Professor discusses Pope resignation
For our times the resignation or deposition of a pope comes as a shock, as something unheard of and unthinkable. This is in part due to a campaign going back more than five centuries which sought to obliterate any record of uncomfortable moments in the history of the papacy and the Church. To a student of medieval history and especially of the history and practice of church law over the centuries this is no surprise at all. Medieval canonists, i.e., scholars who taught and wrote on church law, took for granted that a pope could resign, that in circumstances he should resign and that for a good reason a pope could be removed from his office if he would not resign. The most common ground assumed for such a deposition would have been that he was guilty of heresy. Some canonists went beyond this charge to include if he were incompetent or were guilty of serious crime.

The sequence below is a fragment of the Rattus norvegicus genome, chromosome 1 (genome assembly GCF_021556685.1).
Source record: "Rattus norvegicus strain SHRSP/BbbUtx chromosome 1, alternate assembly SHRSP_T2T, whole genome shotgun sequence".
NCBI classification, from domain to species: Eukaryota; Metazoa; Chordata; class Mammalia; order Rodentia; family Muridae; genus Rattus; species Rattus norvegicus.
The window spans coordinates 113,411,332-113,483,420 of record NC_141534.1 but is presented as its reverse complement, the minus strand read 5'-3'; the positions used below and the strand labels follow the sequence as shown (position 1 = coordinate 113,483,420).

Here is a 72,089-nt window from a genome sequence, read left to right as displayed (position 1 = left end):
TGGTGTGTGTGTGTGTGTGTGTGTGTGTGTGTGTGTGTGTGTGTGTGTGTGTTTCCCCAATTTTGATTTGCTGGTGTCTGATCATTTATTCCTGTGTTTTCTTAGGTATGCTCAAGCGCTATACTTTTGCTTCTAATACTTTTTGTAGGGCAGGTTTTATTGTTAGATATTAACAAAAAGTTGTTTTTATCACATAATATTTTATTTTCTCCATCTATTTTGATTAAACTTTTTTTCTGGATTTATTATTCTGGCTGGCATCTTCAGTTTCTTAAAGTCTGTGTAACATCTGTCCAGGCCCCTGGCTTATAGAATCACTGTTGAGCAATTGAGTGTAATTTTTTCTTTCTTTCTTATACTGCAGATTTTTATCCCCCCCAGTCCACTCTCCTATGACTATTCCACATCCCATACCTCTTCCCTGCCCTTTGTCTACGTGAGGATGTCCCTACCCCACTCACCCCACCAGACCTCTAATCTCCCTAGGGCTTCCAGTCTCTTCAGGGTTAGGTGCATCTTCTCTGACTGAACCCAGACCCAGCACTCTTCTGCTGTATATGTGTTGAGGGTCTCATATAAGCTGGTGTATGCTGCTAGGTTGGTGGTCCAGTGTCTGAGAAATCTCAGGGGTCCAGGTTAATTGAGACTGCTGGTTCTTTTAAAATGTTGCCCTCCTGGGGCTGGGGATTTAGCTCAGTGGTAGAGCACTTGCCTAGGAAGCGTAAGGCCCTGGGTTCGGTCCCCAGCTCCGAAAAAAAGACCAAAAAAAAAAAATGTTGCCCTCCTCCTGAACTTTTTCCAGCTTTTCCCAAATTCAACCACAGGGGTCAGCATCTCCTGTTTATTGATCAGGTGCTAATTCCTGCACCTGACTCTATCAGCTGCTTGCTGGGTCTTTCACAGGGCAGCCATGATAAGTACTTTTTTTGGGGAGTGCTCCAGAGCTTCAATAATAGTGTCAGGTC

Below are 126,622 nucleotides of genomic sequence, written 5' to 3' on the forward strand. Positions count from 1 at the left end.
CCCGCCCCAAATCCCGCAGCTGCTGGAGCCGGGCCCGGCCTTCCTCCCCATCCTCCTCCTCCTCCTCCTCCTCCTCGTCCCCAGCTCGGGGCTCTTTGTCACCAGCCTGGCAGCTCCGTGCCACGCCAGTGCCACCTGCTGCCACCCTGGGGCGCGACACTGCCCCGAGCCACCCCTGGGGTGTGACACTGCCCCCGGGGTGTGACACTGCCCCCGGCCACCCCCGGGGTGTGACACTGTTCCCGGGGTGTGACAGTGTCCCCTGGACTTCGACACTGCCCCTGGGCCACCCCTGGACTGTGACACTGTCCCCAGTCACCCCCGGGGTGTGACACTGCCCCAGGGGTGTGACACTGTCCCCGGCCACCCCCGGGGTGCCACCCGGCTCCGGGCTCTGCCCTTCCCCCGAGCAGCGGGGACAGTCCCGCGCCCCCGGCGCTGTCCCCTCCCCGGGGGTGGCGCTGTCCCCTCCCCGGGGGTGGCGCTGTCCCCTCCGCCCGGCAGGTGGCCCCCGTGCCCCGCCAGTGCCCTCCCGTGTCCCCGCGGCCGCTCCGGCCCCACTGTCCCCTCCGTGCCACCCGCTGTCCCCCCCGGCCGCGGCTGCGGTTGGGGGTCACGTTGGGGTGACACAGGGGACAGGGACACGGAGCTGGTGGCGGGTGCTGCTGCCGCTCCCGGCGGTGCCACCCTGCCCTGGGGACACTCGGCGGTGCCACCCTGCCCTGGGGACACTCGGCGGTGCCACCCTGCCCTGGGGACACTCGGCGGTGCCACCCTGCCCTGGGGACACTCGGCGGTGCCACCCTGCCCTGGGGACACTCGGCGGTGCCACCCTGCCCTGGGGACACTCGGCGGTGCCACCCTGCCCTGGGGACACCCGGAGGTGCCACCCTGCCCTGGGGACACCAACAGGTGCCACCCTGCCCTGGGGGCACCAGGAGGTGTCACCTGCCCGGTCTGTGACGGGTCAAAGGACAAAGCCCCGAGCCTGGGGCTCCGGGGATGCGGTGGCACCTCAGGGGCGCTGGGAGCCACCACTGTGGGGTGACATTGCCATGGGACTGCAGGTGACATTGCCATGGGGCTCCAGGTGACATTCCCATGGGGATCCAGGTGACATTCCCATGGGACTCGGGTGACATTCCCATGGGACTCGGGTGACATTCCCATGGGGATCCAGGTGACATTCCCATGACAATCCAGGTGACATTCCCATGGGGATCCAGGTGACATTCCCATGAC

To be sure the common church law (The Decretum of Gratian from 1140 and the later collections of church law known as the Decretals clearly expressed the special position of the pope in the Church as the person who judged all and was judged by no one, but this common agreement included the all important phrase ‘unless he deviated from the faith’ (nisi devius in fide).
The canonists had also developed the idea that a person in office, e.g., a king, could be removed from office if he were incapable of fulfilling the duties of that office, and if he were encouraged to resign but refused to do this for the common good, then action could be taken and he could be removed. During the Middle ages, this doctrine (sometimes referred to as ‘Rex inutilis’ – the incapable king) was applied also to the papacy.